Rudbeckia laciniata, or Cutleaf Coneflower, is a perennial plant native to Michigan and the UP. It has a variety of common names, from the elegant Wild Golden Glow, more descriptive Cutleaf or Green-headed Coneflower, to endearing Outhouse Weed. It can reach an impressive 7 feet in height, forming dense rhizomatic clusters with a tremendous show of yellow blooms all summer into fall, living up to the name of golden glow*. This plant spreads vigorously and may not be suited to small spaces, but it is stunning, makes a good privacy screen (hide that outhouse), and is recognized as a keystone plant species to support wild birds. Add its popularity with pollinators and resistance to deer and this plant is worth the space. Note that it is most enthusiastic in moist soil. A number of people have told me that in regular garden soil, they have no trouble keeping it in check.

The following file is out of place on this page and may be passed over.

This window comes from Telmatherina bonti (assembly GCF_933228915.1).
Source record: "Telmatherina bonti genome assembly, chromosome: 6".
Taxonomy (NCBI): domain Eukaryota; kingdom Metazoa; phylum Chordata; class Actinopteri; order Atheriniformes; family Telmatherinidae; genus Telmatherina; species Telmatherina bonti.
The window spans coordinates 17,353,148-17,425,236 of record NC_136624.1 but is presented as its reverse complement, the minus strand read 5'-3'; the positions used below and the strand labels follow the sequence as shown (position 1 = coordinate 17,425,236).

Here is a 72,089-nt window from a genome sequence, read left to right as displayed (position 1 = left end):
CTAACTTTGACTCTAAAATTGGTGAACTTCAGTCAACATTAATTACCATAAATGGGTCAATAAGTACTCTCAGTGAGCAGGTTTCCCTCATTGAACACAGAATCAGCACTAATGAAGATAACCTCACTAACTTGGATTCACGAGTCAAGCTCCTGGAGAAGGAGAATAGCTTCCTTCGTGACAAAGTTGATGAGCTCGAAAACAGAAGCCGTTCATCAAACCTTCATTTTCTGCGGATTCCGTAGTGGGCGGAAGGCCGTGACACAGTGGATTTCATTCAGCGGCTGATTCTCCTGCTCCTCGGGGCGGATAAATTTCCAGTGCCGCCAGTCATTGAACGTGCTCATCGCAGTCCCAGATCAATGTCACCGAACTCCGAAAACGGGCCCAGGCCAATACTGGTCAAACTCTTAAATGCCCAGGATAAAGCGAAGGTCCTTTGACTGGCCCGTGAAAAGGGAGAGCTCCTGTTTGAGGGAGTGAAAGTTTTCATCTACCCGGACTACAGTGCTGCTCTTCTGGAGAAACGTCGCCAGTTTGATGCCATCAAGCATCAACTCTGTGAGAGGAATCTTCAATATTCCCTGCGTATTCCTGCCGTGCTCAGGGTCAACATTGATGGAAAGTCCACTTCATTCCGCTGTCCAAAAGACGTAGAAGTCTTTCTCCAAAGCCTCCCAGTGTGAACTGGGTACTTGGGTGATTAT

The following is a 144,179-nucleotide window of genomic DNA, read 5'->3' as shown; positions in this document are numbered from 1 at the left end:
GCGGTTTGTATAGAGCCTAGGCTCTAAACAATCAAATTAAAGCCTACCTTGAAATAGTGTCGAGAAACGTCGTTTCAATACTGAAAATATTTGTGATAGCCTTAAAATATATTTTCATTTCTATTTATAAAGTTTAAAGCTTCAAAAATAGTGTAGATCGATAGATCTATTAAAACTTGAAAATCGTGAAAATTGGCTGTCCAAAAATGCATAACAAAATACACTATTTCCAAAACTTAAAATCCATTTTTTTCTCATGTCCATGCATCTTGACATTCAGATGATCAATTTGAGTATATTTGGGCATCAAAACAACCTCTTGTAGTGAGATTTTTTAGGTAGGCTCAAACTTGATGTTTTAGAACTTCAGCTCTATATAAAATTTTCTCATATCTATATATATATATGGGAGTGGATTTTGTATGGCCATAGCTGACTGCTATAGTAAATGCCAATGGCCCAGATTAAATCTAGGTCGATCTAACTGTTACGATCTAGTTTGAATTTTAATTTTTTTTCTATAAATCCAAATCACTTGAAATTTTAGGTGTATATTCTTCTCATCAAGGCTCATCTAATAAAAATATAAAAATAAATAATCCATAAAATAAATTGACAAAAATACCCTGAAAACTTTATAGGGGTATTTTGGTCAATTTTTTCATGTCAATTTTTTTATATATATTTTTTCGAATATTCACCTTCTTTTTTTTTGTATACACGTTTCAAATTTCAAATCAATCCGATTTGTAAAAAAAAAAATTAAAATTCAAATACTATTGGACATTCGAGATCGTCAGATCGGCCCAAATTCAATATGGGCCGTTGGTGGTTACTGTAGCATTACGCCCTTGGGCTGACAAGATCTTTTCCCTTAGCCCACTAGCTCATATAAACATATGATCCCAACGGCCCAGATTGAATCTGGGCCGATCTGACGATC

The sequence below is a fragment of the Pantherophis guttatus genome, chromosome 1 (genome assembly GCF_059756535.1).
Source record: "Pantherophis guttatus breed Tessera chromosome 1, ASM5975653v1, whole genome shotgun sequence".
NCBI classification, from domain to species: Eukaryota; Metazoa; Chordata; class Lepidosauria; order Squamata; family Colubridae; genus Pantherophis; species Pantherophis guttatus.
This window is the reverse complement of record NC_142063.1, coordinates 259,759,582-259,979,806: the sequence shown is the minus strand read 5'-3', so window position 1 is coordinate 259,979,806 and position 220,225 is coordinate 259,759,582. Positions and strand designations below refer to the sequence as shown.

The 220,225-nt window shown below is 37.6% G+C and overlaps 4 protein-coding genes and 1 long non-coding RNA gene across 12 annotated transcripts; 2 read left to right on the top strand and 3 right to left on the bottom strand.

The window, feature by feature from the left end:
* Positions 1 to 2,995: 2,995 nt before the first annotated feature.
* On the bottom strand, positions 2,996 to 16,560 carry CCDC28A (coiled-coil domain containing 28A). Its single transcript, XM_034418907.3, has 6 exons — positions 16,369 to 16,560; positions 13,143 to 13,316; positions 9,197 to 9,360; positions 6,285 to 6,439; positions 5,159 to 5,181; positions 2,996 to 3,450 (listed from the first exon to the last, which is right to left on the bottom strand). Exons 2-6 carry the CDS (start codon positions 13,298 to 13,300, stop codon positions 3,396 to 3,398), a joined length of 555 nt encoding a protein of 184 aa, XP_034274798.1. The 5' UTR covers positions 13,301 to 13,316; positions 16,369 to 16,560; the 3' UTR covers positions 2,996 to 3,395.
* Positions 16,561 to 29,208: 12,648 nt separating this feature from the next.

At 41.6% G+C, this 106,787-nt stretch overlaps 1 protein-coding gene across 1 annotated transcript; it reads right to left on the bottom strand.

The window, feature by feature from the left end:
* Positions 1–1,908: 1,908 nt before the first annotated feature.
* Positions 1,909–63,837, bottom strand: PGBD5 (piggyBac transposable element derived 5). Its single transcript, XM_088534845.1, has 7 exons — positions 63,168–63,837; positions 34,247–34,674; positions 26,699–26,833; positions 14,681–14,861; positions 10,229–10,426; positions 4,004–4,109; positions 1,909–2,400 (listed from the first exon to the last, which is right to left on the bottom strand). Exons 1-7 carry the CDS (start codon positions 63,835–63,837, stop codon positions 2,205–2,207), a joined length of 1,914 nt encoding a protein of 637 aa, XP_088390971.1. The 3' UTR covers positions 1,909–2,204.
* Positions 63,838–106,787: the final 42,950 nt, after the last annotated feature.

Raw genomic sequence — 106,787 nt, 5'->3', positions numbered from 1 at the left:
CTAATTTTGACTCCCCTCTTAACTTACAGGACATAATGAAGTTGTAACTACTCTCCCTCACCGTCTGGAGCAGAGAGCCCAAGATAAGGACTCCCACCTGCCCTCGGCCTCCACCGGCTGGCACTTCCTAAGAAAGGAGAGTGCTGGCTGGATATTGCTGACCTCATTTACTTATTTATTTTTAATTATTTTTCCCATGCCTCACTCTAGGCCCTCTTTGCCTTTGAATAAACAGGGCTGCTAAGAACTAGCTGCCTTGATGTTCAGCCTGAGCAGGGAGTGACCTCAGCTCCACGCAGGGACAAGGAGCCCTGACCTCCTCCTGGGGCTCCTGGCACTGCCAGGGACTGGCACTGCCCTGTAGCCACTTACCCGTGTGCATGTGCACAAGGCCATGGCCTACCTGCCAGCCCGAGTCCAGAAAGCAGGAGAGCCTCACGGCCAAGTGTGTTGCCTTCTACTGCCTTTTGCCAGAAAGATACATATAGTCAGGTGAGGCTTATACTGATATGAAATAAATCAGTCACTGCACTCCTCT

Cutleaf Coneflower is versatile. It favors partial sun, with a few trees around, but does well in full sun with adequate moisture, and can even tolerate shade. It prefers medium wet to medium soil. Its natural habitat is moist soils in rich woodlands, thickets, near streams, ditches or other wet areas. It grows well in average, medium, well drained soil as well, though it may not reach as tall. Ours are UP genotype from colonies in several UP counties.
A rosette of leaves that originate at the base of the stem persists through the winter, creating an attractive winter ground cover. Coneflowers host the larvae of Checkerspot butterflies and a variety of moths and other beneficial insects.
*Note that there is a cultivar sold by the name of Golden Glow. It has an altered flower structure and is unlikely to provide the same resources for pollinators or birds as this straight native species.